Afghanistan is worse than you think

It's common knowledge by now that the security situation in the country has been deteriorating, but the scale of the problem is staggering.

Published March 10, 2009 5:00PM (EDT)

WASHINGTON -- We all knew that the situation in Afghanistan has been rapidly becoming worse. That was made clear last month, when President Obama ordered another 17,000 troops there in an attempt to keep a lid on violence. But fewer people know just how steep the downward spiral has been.

"The security situation in Afghanistan has been deteriorating for several years and is now a serious problem," Senate Armed Services Chairman Sen. Carl Levin, D-Mich., said at a Tuesday hearing on worldwide security threats that featured, among other things, the first testimony before that panel by Dennis Blair, Obama’s director of national intelligence.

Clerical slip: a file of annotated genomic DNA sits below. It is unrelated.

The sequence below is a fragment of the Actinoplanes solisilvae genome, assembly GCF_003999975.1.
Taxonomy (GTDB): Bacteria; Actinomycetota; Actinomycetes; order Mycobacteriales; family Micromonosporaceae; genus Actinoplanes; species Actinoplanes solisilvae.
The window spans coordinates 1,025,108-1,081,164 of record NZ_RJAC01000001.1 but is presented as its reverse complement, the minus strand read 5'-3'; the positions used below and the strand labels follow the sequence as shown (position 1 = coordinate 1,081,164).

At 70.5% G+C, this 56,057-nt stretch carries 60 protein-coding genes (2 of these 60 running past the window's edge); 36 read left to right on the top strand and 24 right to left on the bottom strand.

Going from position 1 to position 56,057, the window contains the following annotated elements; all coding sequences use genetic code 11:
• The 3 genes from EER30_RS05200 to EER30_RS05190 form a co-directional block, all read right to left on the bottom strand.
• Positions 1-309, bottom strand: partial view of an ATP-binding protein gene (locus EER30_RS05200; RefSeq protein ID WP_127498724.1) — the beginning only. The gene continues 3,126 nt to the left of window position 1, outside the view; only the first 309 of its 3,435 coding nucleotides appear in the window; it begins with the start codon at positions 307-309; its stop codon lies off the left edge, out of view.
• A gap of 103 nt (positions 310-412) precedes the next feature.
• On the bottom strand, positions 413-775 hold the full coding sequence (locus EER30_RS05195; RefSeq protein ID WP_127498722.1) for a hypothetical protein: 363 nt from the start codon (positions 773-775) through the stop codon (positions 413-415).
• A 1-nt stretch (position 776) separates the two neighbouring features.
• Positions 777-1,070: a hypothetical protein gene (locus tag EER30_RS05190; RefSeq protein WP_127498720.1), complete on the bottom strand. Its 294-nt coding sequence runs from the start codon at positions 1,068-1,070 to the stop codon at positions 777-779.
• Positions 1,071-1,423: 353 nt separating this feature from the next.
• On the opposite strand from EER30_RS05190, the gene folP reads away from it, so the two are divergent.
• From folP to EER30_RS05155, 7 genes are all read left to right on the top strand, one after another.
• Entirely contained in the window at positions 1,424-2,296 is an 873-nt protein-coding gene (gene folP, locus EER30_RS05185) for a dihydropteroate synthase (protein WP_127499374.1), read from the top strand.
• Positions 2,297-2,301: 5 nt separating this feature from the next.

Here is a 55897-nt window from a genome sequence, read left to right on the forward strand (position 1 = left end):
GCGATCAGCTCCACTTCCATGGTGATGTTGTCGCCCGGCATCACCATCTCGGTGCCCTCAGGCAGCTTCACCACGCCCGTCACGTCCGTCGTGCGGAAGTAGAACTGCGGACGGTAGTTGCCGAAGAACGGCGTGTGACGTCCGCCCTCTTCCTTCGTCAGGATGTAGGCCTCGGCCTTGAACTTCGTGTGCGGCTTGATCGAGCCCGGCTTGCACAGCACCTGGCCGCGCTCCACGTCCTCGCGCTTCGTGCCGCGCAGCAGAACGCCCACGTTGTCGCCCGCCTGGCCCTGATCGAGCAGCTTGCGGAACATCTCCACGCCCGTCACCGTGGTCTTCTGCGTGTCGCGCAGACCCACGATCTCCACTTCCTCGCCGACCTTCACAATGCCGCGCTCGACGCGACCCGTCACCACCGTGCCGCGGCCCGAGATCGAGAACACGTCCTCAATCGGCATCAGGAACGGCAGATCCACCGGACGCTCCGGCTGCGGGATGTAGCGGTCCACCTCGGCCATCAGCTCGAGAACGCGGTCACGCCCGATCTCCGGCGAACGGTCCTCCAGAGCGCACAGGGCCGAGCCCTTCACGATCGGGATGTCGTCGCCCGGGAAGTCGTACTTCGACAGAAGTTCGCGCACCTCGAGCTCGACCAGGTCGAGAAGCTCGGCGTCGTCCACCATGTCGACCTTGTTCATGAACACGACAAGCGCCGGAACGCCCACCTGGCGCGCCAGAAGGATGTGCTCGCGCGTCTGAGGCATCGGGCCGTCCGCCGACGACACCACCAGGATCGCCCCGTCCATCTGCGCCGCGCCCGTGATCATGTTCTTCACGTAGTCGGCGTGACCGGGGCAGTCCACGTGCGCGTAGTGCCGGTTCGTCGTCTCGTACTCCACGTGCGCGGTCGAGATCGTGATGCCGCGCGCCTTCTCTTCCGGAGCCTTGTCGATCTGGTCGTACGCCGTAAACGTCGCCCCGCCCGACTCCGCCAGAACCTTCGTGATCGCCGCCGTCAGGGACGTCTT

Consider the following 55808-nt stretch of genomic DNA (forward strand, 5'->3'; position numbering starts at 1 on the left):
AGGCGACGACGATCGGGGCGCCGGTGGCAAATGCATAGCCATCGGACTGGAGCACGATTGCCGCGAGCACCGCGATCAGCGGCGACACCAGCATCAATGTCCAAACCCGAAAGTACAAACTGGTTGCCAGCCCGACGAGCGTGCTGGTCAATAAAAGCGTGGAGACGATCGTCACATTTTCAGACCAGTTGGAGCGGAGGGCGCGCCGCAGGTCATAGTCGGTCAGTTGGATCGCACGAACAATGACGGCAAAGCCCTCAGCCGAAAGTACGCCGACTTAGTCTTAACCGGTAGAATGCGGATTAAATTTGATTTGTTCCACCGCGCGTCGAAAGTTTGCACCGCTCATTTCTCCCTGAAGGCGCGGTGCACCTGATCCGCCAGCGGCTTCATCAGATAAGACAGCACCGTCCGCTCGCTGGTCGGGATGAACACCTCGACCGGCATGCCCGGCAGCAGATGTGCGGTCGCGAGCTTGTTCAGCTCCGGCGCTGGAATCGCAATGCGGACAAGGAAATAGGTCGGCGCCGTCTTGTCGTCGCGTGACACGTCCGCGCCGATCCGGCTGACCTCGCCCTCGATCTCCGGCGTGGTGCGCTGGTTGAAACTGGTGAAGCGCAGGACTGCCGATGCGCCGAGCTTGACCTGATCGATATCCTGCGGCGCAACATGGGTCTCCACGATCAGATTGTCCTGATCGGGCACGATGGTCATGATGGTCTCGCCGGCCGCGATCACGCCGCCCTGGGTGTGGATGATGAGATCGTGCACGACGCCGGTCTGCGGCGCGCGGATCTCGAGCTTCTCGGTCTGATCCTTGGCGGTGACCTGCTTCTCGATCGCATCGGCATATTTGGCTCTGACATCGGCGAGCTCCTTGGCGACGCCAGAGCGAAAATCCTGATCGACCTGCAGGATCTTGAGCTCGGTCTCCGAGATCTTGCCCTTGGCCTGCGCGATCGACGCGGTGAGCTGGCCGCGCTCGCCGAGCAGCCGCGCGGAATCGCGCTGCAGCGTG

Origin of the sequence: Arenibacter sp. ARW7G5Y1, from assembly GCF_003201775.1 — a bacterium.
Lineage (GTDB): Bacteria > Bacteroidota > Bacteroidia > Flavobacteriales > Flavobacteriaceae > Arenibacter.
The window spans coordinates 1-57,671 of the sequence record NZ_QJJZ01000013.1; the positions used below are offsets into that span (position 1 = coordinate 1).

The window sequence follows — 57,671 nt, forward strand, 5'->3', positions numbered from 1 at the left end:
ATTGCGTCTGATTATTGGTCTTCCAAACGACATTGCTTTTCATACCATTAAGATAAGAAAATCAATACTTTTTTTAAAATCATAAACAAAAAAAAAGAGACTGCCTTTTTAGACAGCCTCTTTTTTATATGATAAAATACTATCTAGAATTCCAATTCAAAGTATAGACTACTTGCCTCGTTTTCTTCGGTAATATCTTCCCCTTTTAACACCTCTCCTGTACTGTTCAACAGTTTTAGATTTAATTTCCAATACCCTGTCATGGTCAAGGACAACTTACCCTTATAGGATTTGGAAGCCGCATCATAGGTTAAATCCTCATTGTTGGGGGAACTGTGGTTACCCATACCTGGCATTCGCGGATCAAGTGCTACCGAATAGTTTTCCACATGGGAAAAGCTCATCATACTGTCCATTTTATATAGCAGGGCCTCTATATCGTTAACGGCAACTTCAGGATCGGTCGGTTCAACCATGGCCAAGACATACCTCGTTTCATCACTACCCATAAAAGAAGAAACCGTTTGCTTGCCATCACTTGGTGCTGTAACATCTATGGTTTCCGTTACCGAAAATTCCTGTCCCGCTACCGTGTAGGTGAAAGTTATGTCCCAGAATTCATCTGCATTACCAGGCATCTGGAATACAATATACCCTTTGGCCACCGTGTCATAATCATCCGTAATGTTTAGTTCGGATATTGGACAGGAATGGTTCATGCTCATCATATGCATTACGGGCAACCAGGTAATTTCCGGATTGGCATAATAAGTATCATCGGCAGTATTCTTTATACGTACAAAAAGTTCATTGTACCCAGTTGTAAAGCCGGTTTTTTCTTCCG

"It is a bad trend," Blair agreed.

Deteriorating? A bad trend?

Attacks by the Taliban have increased every year since 2002. "Enemy-initiated violence" grew by 50 percent from 2007 to 2008, according to data presented by Lt. Gen. Michael Maples, director of the Defense Intelligence Agency. He cited a 21 percent increase in suicide bombings and a 33 percent increase in small arms attacks.

Oh, and improvised explosive device attacks? You know, those roadside bombs that have killed so many troops in Iraq? Those are up also -- by 106 percent.

By Mark Benjamin

Mark Benjamin is a national correspondent for Salon based in Washington, D.C. Read his other articles here.

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